Another health risk is that eating little fat can increase the risk of infertility and other hormonal problems in women. Research has shown that a low-fat diet can lead to menstrual problems and pregnancy complications.

A 2007 study found that frequent consumption of low-fat dairy products can increase the risk of infertility, while consumption of high-fat dairy products can reduce that risk (source).

Disadvantage # 5: The risk of overeating

Diets with a high fat content are generally more filling than low-fat diets because fat has a beneficial effect on the 'hunger hormone' ghrelin (and protein even more so) (source).

A study published in 2012 looked at the effects of three popular diets on a group of young adults with overweight or obesity. The participants in the study each tried all three diets for a period of one month so that the researchers could compare the results. All three diets contained the same amount of calories, but had a different distribution of fat, protein and carbohydrates.

  • Diet 1 consisted of 60% carbohydrates, 20% fat and 20% protein
  • Diet 2 was based on foods with a low glycemic index and had a distribution of 40% carbohydrates, 40% fat and 20% protein.
  • The third diet was a low-carbohydrate diet that consisted of only 10% carbohydrates, 60% fat and 30% protein.

So what were the results after comparing the three diets? The participants on the high-fat and low-carbohydrate diet had burned the most calories and had also improved their insulin sensitivity over the 4 week period (source).

Disadvantage # 6: Higher risk of depression and anxiety symptoms

Fatty acids play an important role in higher brain functions that govern our mood. Some neurotransmitters, such as endocannabinoids, are synthesized from fatty acids, suggesting that fatty acid metabolites derived from fats in food can affect the central nervous system.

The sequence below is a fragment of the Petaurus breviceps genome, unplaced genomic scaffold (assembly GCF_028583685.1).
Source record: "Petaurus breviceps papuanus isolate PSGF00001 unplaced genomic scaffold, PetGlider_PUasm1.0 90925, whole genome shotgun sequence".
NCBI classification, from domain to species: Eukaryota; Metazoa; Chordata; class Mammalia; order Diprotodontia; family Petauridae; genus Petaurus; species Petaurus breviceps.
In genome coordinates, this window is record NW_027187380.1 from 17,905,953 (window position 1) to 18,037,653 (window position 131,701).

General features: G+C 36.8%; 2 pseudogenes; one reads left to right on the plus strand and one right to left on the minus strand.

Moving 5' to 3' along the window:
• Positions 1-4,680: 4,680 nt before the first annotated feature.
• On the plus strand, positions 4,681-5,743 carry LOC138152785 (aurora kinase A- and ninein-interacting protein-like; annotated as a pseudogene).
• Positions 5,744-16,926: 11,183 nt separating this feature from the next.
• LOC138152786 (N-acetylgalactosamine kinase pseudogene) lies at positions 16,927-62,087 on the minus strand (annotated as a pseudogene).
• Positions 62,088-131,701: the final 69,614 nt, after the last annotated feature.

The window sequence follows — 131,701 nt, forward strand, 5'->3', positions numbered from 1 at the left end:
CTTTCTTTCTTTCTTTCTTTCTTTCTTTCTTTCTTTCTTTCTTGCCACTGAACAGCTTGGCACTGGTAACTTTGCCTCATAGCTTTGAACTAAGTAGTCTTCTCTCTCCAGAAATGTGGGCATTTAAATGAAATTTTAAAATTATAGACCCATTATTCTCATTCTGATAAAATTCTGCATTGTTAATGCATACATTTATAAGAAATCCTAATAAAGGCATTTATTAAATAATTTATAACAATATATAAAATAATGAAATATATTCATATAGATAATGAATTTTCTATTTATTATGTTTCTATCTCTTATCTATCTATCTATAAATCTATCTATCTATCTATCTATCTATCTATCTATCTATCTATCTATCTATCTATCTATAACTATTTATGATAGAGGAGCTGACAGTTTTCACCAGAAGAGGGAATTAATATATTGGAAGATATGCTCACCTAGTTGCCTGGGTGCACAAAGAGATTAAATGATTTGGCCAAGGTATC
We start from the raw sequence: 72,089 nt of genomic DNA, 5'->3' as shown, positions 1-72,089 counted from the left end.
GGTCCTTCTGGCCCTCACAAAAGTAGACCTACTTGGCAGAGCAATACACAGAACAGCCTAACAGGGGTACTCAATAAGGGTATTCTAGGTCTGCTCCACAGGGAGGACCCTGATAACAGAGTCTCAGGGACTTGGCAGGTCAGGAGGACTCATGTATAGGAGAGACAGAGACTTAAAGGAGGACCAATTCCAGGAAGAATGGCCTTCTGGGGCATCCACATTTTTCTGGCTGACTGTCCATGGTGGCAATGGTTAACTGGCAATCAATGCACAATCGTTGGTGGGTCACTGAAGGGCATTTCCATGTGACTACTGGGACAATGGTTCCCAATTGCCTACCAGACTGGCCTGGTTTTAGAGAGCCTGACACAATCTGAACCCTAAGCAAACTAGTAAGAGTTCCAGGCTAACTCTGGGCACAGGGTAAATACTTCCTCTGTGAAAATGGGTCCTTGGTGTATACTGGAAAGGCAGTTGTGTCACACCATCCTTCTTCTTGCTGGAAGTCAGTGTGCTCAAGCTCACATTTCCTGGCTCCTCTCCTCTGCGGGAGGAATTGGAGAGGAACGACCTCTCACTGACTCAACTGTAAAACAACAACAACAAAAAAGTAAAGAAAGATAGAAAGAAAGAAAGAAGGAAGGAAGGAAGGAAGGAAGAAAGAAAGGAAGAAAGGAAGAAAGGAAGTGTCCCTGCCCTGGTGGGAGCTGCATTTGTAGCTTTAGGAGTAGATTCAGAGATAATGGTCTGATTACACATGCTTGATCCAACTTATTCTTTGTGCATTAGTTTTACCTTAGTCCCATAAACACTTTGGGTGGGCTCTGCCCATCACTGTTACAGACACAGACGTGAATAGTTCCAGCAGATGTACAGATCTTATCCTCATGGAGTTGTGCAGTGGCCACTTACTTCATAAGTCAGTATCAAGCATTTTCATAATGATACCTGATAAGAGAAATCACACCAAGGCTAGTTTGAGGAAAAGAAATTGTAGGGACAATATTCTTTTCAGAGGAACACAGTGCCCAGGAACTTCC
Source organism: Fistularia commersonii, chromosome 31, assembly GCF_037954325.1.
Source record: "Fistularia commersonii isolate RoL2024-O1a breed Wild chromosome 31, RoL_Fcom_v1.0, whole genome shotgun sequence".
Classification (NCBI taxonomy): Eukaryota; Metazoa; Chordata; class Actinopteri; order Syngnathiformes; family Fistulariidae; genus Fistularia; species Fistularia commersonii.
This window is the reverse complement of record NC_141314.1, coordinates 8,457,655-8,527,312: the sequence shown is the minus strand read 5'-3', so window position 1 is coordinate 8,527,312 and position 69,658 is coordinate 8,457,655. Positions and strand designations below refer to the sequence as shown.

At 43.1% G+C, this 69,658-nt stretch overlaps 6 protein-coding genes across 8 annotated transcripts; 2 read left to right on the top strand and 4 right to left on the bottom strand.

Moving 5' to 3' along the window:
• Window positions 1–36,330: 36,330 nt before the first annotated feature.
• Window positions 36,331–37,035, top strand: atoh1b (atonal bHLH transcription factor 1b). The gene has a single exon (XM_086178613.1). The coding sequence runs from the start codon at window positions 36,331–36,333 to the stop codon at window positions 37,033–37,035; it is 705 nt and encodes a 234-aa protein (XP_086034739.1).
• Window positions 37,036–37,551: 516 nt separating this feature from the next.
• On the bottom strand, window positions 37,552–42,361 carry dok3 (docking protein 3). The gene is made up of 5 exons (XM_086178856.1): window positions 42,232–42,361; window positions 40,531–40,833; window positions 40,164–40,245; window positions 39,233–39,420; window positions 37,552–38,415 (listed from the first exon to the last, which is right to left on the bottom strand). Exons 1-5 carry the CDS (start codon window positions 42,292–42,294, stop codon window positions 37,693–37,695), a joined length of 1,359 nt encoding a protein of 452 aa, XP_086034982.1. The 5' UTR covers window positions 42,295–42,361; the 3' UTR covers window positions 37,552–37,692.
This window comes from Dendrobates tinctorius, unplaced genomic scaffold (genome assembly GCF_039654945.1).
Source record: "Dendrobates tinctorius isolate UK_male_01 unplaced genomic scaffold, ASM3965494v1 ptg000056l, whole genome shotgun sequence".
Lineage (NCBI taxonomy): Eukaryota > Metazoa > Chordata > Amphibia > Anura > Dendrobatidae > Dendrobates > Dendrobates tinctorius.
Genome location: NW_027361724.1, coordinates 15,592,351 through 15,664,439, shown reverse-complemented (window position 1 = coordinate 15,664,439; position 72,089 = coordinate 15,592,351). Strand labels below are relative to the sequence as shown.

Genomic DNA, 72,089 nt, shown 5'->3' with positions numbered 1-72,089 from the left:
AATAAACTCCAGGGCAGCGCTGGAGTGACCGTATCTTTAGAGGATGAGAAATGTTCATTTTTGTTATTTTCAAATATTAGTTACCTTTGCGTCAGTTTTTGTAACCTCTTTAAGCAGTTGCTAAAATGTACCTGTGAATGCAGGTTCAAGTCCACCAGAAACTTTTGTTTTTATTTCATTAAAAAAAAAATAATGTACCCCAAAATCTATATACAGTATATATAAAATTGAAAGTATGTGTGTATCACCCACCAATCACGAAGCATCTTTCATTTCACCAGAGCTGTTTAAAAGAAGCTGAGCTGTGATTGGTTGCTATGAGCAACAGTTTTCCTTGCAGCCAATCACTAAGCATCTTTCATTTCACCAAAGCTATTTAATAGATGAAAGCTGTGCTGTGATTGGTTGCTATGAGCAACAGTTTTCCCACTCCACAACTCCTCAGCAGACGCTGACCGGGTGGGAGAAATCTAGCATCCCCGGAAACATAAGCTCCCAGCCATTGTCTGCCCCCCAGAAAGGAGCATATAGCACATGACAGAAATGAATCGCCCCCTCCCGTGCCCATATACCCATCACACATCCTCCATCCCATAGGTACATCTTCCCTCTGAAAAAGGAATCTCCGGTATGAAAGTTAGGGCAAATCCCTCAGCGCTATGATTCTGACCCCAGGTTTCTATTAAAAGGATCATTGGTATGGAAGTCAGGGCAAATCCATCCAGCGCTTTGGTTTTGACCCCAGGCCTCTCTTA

Studies have also shown that the consumption of omega-3 fatty acids in a diet can be effective against depressive disorders (source).

If you follow a diet that includes adequate amounts of healthy fats, the chances are high that you will feel more full between meals, have less appetite for carbohydrates, be able to think more clearly, and have more energy.

Disadvantage # 7: Possibly bowel problems

A diet high in naturally occurring fatty acids and nutrients provides the building blocks that are needed to not only maintain a healthy gut, but also a healthy brain, both of which are strongly interconnected. It is not for nothing that our intestines are also referred to as our second brain (source).

Gut bacteria can affect blood sugar levels (source). So that means consuming a lot high-fiber, plant-based food (especially vegetables) together with healthy fats which nourishes the good intestinal bacteria in the intestine.

Disadvantage # 8: Most low-fat diets are high in sugar

At first glance, low-fat foods seem to be a fairly healthy alternative ...

Unfortunately, this is very deceptive!

Because what you won't find out in the supermarket is the fact that most low-fat products are full of added sugar to compensate for the loss of taste (caused by leaving out fat). These foods, which are full of refined sugars and quick carbohydrates, are unfortunately unlikely to have a satiating effect.

An entire generation has been taught to avoid fat, but no one has ever said anything about stuffing yourself with sugar.

Consuming too much sugar can be very negative for your health. On the other hand, we already know for sure that the dangers posed by fat have been greatly overestimated, while those of sugar have been played down.

In a meta-analysis (examination of an entire cluster of studies) from 2017, researchers examined the diets of over 135,000 people from 18 different countries. People on a low-fat diet died earlier than others for a variety of reasons: They were also at greater risk of dying from heart attacks and other heart problems. In contrast, people with a low intake of carbohydrates had a significantly lower risk of dying from cardiovascular disease (source).

The findings were so abundant that the researchers announced that 'today's dietary guidelines should be revised'.


A low-fat diet can potentially help treat a variety of allergies and conditions, including diabetes. However, in the long term, adhering to a strictly low-fat diet is very difficult. The diet is not very varied, which makes it very uncomfortable and therefore extra difficult to adhere to.

The consumption of some very healthy foods such as unprocessed meat, oily fish, eggs, nuts, virgin olive oil and whole milk products should also be restricted. As a result, you will miss many healthy fats, proteins, vitamins and minerals in your diet.

One thing is very clear: Eating less fat is not always the best way to lose weight. A low-carbohydrate diet is generally far more effective for most people who want to lose weight.

Instead of worrying about your daily fat intake, it is better to focus on improving your diet. Eating whole grains, healthy fats, and less refined carbohydrates is a great way to get started.